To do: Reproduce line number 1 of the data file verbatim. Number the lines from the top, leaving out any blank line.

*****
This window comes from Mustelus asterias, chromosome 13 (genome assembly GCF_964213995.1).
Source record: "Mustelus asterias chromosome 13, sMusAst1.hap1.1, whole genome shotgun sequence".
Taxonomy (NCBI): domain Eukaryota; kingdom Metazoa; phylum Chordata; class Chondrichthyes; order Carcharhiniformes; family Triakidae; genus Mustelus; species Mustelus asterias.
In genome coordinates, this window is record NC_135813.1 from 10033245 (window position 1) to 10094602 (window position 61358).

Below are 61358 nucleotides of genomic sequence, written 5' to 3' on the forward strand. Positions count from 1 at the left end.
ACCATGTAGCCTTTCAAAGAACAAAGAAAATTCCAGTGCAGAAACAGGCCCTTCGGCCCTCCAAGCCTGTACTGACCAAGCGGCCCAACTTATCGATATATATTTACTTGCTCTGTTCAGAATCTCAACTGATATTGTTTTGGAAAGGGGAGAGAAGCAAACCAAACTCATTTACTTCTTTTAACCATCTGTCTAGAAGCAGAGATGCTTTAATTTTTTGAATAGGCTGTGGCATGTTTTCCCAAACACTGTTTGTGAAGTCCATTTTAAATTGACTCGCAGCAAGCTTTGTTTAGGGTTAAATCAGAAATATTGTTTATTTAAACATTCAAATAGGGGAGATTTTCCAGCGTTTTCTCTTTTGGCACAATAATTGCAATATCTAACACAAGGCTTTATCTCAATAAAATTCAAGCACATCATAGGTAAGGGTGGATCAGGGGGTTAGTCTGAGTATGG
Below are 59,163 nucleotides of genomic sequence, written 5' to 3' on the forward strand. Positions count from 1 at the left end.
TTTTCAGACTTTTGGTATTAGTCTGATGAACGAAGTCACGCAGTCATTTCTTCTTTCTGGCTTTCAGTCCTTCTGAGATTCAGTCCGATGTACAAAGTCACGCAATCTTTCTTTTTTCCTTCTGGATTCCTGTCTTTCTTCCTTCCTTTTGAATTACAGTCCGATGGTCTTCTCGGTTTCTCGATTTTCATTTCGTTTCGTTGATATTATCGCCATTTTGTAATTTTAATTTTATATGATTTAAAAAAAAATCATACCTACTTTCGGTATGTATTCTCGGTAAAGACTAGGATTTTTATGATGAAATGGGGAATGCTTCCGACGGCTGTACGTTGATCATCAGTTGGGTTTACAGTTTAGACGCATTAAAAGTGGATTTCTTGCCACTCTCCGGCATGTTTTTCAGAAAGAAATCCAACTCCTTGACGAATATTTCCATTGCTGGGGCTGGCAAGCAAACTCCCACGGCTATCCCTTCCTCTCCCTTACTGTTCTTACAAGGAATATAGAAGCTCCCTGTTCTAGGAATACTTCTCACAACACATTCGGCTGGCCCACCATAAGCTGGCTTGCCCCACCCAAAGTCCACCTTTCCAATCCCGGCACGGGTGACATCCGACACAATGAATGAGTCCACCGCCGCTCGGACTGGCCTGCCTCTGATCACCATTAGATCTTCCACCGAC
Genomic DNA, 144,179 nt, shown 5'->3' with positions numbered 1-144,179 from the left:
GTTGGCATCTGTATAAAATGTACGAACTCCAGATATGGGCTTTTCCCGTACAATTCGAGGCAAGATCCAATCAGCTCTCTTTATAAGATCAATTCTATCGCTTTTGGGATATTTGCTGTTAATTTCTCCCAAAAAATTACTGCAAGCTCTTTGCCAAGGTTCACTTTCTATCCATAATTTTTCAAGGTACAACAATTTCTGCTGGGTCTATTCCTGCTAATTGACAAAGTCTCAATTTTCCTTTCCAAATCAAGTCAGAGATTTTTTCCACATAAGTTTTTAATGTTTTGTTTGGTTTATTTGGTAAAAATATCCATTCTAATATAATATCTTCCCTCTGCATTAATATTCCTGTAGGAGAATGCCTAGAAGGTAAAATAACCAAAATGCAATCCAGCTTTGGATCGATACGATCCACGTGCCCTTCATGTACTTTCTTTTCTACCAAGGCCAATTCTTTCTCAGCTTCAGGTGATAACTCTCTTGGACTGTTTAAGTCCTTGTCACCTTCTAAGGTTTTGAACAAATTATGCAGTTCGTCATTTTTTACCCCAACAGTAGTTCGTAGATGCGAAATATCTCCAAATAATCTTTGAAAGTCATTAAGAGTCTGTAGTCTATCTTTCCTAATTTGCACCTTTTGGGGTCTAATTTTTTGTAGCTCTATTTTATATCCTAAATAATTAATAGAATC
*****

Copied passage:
This window comes from Mustelus asterias, chromosome 13 (genome assembly GCF_964213995.1).